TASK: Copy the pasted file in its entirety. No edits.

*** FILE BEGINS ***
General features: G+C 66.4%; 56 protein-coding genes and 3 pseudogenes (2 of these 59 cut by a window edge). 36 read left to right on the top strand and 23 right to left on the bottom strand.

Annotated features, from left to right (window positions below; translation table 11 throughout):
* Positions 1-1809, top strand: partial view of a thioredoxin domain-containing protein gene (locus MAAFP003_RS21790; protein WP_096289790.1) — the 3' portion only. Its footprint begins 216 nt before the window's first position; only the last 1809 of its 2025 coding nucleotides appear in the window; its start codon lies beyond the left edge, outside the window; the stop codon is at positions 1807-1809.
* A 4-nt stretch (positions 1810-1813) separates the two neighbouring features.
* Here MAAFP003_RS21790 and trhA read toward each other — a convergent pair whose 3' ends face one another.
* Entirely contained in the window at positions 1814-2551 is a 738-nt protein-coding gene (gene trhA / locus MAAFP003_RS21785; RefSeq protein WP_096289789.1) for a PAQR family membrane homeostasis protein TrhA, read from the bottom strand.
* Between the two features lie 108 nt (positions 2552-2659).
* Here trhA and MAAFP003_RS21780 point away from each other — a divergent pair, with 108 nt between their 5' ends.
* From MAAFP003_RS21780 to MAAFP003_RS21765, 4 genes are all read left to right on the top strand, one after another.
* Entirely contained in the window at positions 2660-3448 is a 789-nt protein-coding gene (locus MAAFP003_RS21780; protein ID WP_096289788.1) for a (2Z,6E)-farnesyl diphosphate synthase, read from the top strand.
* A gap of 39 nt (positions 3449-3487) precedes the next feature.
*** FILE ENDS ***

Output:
General features: G+C 66.4%; 56 protein-coding genes and 3 pseudogenes (2 of these 59 cut by a window edge). 36 read left to right on the top strand and 23 right to left on the bottom strand.

Annotated features, from left to right (window positions below; translation table 11 throughout):
* Positions 1-1809, top strand: partial view of a thioredoxin domain-containing protein gene (locus MAAFP003_RS21790; protein WP_096289790.1) — the 3' portion only. Its footprint begins 216 nt before the window's first position; only the last 1809 of its 2025 coding nucleotides appear in the window; its start codon lies beyond the left edge, outside the window; the stop codon is at positions 1807-1809.
* A 4-nt stretch (positions 1810-1813) separates the two neighbouring features.
* Here MAAFP003_RS21790 and trhA read toward each other — a convergent pair whose 3' ends face one another.
* Entirely contained in the window at positions 1814-2551 is a 738-nt protein-coding gene (gene trhA / locus MAAFP003_RS21785; RefSeq protein WP_096289789.1) for a PAQR family membrane homeostasis protein TrhA, read from the bottom strand.
* Between the two features lie 108 nt (positions 2552-2659).
* Here trhA and MAAFP003_RS21780 point away from each other — a divergent pair, with 108 nt between their 5' ends.
* From MAAFP003_RS21780 to MAAFP003_RS21765, 4 genes are all read left to right on the top strand, one after another.
* Entirely contained in the window at positions 2660-3448 is a 789-nt protein-coding gene (locus MAAFP003_RS21780; protein ID WP_096289788.1) for a (2Z,6E)-farnesyl diphosphate synthase, read from the top strand.
* A gap of 39 nt (positions 3449-3487) precedes the next feature.